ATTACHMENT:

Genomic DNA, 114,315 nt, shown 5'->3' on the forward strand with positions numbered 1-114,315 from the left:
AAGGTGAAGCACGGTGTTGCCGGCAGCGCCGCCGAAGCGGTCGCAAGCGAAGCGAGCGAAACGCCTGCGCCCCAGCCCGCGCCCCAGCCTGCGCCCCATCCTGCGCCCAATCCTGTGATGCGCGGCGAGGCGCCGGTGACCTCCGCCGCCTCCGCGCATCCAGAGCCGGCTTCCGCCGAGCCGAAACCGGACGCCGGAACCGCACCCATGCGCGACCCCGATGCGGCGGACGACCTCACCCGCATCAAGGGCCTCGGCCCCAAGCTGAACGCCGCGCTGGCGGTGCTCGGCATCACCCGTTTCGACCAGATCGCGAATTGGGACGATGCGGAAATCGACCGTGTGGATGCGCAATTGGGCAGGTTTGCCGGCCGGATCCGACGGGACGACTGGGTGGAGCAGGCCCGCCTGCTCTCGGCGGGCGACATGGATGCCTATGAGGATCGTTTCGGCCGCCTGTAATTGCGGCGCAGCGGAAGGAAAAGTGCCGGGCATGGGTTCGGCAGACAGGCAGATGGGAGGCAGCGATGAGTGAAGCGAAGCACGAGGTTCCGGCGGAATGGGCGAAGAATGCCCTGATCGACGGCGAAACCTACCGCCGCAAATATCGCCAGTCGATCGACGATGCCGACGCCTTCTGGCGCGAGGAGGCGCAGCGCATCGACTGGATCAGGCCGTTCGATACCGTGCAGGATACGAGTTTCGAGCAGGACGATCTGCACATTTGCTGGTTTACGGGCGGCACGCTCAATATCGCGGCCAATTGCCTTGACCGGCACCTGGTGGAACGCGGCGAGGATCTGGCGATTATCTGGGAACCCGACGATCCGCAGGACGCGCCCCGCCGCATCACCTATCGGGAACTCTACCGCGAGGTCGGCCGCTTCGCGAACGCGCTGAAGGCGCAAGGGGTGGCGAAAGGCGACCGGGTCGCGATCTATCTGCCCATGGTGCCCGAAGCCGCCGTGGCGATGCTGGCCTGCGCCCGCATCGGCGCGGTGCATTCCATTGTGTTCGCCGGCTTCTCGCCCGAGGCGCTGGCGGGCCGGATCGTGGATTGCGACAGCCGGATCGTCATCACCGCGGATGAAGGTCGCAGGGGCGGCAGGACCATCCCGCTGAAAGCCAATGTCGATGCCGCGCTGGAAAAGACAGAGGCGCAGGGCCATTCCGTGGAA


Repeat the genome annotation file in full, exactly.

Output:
Genomic DNA, 114,315 nt, shown 5'->3' on the forward strand with positions numbered 1-114,315 from the left:
AAGGTGAAGCACGGTGTTGCCGGCAGCGCCGCCGAAGCGGTCGCAAGCGAAGCGAGCGAAACGCCTGCGCCCCAGCCCGCGCCCCAGCCTGCGCCCCATCCTGCGCCCAATCCTGTGATGCGCGGCGAGGCGCCGGTGACCTCCGCCGCCTCCGCGCATCCAGAGCCGGCTTCCGCCGAGCCGAAACCGGACGCCGGAACCGCACCCATGCGCGACCCCGATGCGGCGGACGACCTCACCCGCATCAAGGGCCTCGGCCCCAAGCTGAACGCCGCGCTGGCGGTGCTCGGCATCACCCGTTTCGACCAGATCGCGAATTGGGACGATGCGGAAATCGACCGTGTGGATGCGCAATTGGGCAGGTTTGCCGGCCGGATCCGACGGGACGACTGGGTGGAGCAGGCCCGCCTGCTCTCGGCGGGCGACATGGATGCCTATGAGGATCGTTTCGGCCGCCTGTAATTGCGGCGCAGCGGAAGGAAAAGTGCCGGGCATGGGTTCGGCAGACAGGCAGATGGGAGGCAGCGATGAGTGAAGCGAAGCACGAGGTTCCGGCGGAATGGGCGAAGAATGCCCTGATCGACGGCGAAACCTACCGCCGCAAATATCGCCAGTCGATCGACGATGCCGACGCCTTCTGGCGCGAGGAGGCGCAGCGCATCGACTGGATCAGGCCGTTCGATACCGTGCAGGATACGAGTTTCGAGCAGGACGATCTGCACATTTGCTGGTTTACGGGCGGCACGCTCAATATCGCGGCCAATTGCCTTGACCGGCACCTGGTGGAACGCGGCGAGGATCTGGCGATTATCTGGGAACCCGACGATCCGCAGGACGCGCCCCGCCGCATCACCTATCGGGAACTCTACCGCGAGGTCGGCCGCTTCGCGAACGCGCTGAAGGCGCAAGGGGTGGCGAAAGGCGACCGGGTCGCGATCTATCTGCCCATGGTGCCCGAAGCCGCCGTGGCGATGCTGGCCTGCGCCCGCATCGGCGCGGTGCATTCCATTGTGTTCGCCGGCTTCTCGCCCGAGGCGCTGGCGGGCCGGATCGTGGATTGCGACAGCCGGATCGTCATCACCGCGGATGAAGGTCGCAGGGGCGGCAGGACCATCCCGCTGAAAGCCAATGTCGATGCCGCGCTGGAAAAGACAGAGGCGCAGGGCCATTCCGTGGAA